In the 1840s in Vermont, Lyddie Worthen and her brother struggle to survive on their own. Their father has gone West years ago and mother has fallen under the sway of an End Times preacher and given up on living. When the family's debts reach the point that they can no longer keep the farm, the two children are sent to work: Lyddie's brother to the mill and Lyddie herself to be a housekeeper. Lyddie works hard but can't earn enough money to make any headway on repaying the debts. So, when she learns of better opportunities in Lowell MA, working in the wool mills, she decides to strike out to seek her fortune. It's back-breaking work, but Lyddie welcomes the opportunity to change her life.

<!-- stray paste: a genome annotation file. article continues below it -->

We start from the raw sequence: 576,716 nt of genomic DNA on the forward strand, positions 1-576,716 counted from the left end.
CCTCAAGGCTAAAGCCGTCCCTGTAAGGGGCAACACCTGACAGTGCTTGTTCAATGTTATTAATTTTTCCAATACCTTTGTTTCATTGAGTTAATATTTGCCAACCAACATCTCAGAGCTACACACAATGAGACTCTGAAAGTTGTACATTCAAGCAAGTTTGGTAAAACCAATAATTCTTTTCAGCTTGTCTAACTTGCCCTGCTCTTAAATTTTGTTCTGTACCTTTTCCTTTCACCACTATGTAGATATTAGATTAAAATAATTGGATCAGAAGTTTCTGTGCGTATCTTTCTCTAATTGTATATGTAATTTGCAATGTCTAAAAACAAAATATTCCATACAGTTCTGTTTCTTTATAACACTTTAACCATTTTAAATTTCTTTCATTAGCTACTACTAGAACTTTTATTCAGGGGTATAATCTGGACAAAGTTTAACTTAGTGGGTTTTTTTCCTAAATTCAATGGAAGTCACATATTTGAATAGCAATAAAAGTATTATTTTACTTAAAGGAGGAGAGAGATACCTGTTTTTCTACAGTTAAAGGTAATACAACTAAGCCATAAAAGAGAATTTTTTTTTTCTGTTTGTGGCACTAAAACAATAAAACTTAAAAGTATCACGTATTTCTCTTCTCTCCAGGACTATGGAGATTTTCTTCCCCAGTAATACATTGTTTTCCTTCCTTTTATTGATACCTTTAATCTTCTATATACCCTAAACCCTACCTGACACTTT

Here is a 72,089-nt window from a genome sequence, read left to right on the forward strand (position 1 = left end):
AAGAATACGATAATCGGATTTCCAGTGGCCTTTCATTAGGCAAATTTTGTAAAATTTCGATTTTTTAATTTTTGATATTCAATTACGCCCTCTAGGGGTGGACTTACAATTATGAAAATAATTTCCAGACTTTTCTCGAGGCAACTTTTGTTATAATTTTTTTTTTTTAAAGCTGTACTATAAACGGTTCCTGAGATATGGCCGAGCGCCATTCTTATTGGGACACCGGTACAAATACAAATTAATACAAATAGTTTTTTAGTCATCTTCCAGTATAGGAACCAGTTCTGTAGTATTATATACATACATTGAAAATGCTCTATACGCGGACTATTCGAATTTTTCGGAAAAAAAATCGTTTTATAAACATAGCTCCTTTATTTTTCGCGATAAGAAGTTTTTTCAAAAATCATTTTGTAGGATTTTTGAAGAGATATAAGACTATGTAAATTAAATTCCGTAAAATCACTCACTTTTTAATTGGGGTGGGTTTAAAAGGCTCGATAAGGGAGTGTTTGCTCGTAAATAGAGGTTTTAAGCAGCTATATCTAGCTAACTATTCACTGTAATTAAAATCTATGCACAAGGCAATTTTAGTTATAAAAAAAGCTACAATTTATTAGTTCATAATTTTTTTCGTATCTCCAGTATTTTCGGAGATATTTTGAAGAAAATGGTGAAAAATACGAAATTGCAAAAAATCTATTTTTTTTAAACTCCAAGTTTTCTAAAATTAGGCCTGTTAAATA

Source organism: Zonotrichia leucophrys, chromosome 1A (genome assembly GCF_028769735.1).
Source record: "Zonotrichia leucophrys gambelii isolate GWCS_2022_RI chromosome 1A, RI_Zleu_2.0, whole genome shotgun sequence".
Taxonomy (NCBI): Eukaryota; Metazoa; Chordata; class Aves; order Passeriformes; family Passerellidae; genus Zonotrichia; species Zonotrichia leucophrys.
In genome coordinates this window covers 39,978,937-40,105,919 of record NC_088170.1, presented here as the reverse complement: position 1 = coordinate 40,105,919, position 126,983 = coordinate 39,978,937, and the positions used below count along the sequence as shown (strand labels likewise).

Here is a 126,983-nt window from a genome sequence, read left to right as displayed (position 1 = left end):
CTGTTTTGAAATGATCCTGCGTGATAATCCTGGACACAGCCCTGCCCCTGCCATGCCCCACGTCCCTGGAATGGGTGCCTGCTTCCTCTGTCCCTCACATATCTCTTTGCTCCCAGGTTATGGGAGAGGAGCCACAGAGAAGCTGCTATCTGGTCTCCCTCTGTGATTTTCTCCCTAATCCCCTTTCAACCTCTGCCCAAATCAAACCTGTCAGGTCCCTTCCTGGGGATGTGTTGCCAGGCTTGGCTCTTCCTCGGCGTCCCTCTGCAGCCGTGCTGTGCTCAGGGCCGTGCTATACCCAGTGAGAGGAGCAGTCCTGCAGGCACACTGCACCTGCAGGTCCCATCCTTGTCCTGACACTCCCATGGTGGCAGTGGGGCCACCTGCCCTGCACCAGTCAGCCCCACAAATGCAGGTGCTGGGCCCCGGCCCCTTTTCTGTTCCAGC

Less outstanding for the writing than the extraordinary story it tells, Lyddie
is a well-researched historical novel that will
give you pause to reflect on how hard life can really be and how we rise
to the challenges that we must face. Its lessons about perseverance have a timeless classic quality to them that often lands the book on summer reading lists. Lyddie's life is harsh, but she accepts it with a level of grace and determination that make her a very inspiring heroine.
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